For novel ideas about building embedded systems (both hardware and firmware), join the 35,000 engineers who subscribe to The Embedded Muse, a free biweekly newsletter. The Muse has no hype and no vendor PR. Click here to subscribe.
By Jack Ganssle
The nuns of St. Camillus pounded all sorts of interesting ideas into the heads of us grade schoolers. Some will no doubt come out in the inevitable therapy sessions I'll need to get my kids through teenagerhood. Others, though scary at the time, make for good stories today.
"Guardian Angels" were the nuns' invisible avatars, always watching over us, often helping us, sometimes recording black marks in that cosmic book of personal errors. No doubt my guardian angel is a UNIX guru, working full time just to keep the sheer volume of my black marks from crashing all of heaven's database engines. "Reboot heaven? Y/N?"
The nuns neglected to tell us we're each others guardian angels. Parents watch over their kids with a wary eye no supernatural creature can match. Spouses look out for each other's interests. Friends in need are friends indeed.
These thoughts bubbled to the surface when I asked an engineer to recode a few functions in assembly language. The system worked great but just seemed a bit slow. Some analysis uncovered a busy interrupt service routine, supported by a couple of equally stressed main-line subroutines.
I wasn't looking for much speed - a 20 or 30% improvement was more than enough to give the system a snappy feel. Why not translate a bit of code to assembly and be done with the problem?
The engineer's boss collared me, and in no uncertain terms said "No!" Though he knew that the translation would work, he figured the resulting assembly language - the only non-C code in the system - would reduce the system's maintainability.
He was the system's code guardian. As such he had the authority - and the common sense - to insure we don't do dumb things that erode any aspect of the software, software we've invested in in a big way. Though I might disagree with his approach, he watched over his code like a parent over children. He protects it from the whims of marketing types, and from expedient solutions like mine.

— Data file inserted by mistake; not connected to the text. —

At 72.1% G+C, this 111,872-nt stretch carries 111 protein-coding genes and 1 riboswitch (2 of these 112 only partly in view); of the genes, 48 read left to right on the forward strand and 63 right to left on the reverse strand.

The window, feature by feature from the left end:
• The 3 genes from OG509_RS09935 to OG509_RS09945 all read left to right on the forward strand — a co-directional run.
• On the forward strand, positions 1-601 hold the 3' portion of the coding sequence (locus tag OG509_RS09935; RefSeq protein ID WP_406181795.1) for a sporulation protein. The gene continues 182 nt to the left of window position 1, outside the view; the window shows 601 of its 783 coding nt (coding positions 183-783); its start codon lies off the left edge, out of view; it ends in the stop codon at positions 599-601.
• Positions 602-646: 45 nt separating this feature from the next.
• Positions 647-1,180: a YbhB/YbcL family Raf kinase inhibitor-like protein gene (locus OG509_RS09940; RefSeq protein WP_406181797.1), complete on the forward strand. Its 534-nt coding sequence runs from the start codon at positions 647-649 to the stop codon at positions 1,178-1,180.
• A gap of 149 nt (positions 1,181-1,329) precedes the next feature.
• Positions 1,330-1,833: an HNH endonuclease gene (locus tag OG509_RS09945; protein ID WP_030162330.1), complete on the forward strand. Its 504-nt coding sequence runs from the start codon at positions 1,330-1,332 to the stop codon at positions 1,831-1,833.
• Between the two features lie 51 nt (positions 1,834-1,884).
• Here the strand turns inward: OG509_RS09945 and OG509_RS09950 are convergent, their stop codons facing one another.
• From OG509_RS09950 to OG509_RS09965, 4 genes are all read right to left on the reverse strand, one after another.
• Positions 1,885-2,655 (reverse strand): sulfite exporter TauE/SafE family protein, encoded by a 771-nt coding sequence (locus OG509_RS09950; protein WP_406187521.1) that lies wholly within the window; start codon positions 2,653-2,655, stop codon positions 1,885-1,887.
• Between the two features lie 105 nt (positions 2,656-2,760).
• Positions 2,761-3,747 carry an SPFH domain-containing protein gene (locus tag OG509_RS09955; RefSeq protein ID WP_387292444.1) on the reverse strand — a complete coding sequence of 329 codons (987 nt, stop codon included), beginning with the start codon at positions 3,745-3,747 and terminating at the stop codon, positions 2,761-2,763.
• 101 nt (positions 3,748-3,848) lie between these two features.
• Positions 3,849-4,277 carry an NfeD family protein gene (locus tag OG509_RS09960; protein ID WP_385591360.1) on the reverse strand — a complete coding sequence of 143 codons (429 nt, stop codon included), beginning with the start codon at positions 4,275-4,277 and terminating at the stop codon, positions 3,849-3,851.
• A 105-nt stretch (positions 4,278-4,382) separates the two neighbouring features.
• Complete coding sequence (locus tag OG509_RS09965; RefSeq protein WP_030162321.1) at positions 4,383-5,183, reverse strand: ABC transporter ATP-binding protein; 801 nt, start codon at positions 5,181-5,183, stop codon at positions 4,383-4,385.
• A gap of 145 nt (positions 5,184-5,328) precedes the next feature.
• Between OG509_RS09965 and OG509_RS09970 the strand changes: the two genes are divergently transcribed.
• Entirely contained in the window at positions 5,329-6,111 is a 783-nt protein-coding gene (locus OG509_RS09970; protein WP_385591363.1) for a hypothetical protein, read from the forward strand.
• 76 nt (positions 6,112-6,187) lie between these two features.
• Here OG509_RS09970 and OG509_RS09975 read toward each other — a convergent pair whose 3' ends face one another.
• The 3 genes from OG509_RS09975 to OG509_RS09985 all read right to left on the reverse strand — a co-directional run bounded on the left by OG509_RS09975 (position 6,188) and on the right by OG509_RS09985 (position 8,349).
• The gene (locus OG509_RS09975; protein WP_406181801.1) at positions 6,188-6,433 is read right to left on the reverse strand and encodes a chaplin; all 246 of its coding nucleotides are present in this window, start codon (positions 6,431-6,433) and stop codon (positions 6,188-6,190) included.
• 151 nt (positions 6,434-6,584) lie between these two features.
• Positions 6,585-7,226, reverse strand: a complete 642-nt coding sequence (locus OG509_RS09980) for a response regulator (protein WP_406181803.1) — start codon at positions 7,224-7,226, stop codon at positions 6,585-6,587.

The code guardian is the quality angel. When a dozen approaches will all work, the code guardian selects one that most closely meets the needs of the customer, yet that preserves the software's integrity.
Every project needs a code guardian. Usually this should be the team's highest-ranking technical person, someone with the authority to say "This stinks! We're not going to do it this way!" The code guardian needs the freedom to do work management might consider non-productive, like instituting version control systems, developing and maintaining software standards, and sometimes rejecting working routines that just don't measure up to his or her demanding standards.
It's hard to chuck working code. But sometimes it's simply the right thing to do. The Code Guardian has the guts - and support from management - to make these hard decisions.
It never ceases to amaze me that companies hire huge accounting staffs to guard financial performance, and security firms to protect physical assets, yet seem to neglect the critical importance of their software. Since you can't see or feel code, management leaves it on its own to wither or thrive, protected only by the techies who understand it.
The role of the code guardian is to protect the software from outsiders (marketing) as well as from the developers themselves. Most projects start with the best of intentions: code reviews, structure charts, careful design are our mantra when delivery is a year away. After a few schedule slips, with the deadline looming, it's all too easy to abandon a reasonable methodology in our panic to get a product out the door. The code guardian institutes a discipline of methodology. He or she becomes the code Gestapo as the crunch hits, insuring that things are done right. Bad code always comes back to haunt us.
One tenant of eXtreme Programming is "code that can be improved, must be improved." XPer's refactor mercilessly. In a sense everyone becomes the Code Guardian. Though I worry that unrelenting refactoring fulfills that much-reviled (by managers, at least) engineering need to fiddle with a product forever, I admire the XP idea of keeping a clean code base.
What do you think? Is the integrity of the code important enough that someone has the authority to reject expedient but ugly shortcuts?